Monday, July 24, 2017

How much should you obsess over grades?

College grades cause an incredible amount of anxiety. Here are a few kinds of student I have had in my classes:

Laid-back until the last minute

I often have students who drift through the course doing ordinary work (or not quite that good), then at the last second they send me an email saying, "I am on academic probation, and I really need a B in this class. What can I do?" One fellow sent me this email on the first day of Finals Week. The only real answer, though I was too kind-hearted to say it, was "Buy a time machine and go back to the second week of class, then do all the work and hand it in on time." He needed to begin at the start of the semester (especially because he knew he was in trouble) and consistently apply pressure to himself to do better.

Wound too tight

At the other extreme is the student who never got anything under 100% totally perfect A++ in high school and is willing to get into a screaming match over three points in an 675-point course. I have several things to say to that student:
  • Really??? If your high school grades were that high, either you are a genius who doesn't need to obsess OR your high school teachers had low standards and you need to face the real world.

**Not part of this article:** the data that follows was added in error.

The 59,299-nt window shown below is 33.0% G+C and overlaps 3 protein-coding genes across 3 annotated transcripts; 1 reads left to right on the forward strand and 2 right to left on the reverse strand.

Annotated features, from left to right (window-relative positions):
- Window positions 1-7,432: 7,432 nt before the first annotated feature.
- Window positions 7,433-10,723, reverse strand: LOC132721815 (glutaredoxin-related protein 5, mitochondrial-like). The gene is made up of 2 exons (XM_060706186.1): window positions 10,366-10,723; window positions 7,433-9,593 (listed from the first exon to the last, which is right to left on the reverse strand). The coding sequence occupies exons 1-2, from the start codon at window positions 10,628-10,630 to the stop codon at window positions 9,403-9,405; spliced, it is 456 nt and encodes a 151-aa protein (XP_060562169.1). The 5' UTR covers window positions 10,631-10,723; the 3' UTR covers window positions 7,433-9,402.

• Are you here for the points or to learn something? Maybe you lost those three points because you didn't do something right and need to learn how to do it better.
  • College grades are a range. At Ashland the range for an A is 93% to 100%, which means that you can lose as many as 47 points in my English 101 course and still pull an A. (English 100 isn't really a graded course, so if your writing average is above 78%, you are good to go.)
By the way, that screaming match student really existed. The course had a total of 800 points, so she was desperate to grab 0.375% of her final grade. She said she had never lost a single point in her entire school career, and she needed total perfection to get into a good grad school. She was a mediocre student who chattered with her friends all through the class and did not know what I was asking for when I assigned them to write an outline. (I think there was a better route to good grades than screaming at the teacher. And no, grad schools do not require total perfection in freshman English grades.)

Always right

One student informed me that he had learned everything there is to know by the time he was 15. Another had been told by a high school English teacher that you insert a comma every time you take a breath, so the grammar handbook and I were quite wrong when we insisted that this fake rule doesn't work too well. (I could go on about this—do heavy smokers need more commas than Olympic distance runners?) She brought her father in to argue the point with the Dean. Some of these people have picked up the culture's lie that every authority figure is always wrong—and so is everyone who has studied deeply. Some have bought the foolish idea that the way to truth and knowledge is for an adolescent with no experience and education to just think things through. In any case, the "always right" crowd is wasting their time here: they are immune to any new knowledge, so there is no point in attending college.

Willing to cheat